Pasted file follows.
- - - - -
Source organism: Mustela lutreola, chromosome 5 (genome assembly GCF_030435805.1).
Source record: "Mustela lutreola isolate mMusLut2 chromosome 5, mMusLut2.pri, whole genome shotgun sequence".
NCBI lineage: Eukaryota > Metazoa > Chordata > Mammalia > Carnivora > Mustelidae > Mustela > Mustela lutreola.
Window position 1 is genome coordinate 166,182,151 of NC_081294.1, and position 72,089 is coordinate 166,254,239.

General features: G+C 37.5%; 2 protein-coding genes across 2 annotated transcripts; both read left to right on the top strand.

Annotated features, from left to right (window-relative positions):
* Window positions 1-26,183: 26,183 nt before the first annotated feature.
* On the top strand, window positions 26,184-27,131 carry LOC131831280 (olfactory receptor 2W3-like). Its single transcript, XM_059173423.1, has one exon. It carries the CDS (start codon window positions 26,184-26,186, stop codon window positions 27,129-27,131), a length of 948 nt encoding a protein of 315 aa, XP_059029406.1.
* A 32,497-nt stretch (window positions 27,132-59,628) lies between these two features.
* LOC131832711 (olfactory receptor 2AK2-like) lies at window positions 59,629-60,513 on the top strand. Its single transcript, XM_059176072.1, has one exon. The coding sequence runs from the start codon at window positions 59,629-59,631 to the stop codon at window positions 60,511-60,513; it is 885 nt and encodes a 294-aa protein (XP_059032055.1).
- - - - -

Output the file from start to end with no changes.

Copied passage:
Source organism: Mustela lutreola, chromosome 5 (genome assembly GCF_030435805.1).
Source record: "Mustela lutreola isolate mMusLut2 chromosome 5, mMusLut2.pri, whole genome shotgun sequence".
NCBI lineage: Eukaryota > Metazoa > Chordata > Mammalia > Carnivora > Mustelidae > Mustela > Mustela lutreola.
Window position 1 is genome coordinate 166,182,151 of NC_081294.1, and position 72,089 is coordinate 166,254,239.

General features: G+C 37.5%; 2 protein-coding genes across 2 annotated transcripts; both read left to right on the top strand.

Annotated features, from left to right (window-relative positions):
* Window positions 1-26,183: 26,183 nt before the first annotated feature.
* On the top strand, window positions 26,184-27,131 carry LOC131831280 (olfactory receptor 2W3-like). Its single transcript, XM_059173423.1, has one exon. It carries the CDS (start codon window positions 26,184-26,186, stop codon window positions 27,129-27,131), a length of 948 nt encoding a protein of 315 aa, XP_059029406.1.
* A 32,497-nt stretch (window positions 27,132-59,628) lies between these two features.
* LOC131832711 (olfactory receptor 2AK2-like) lies at window positions 59,629-60,513 on the top strand. Its single transcript, XM_059176072.1, has one exon. The coding sequence runs from the start codon at window positions 59,629-59,631 to the stop codon at window positions 60,511-60,513; it is 885 nt and encodes a 294-aa protein (XP_059032055.1).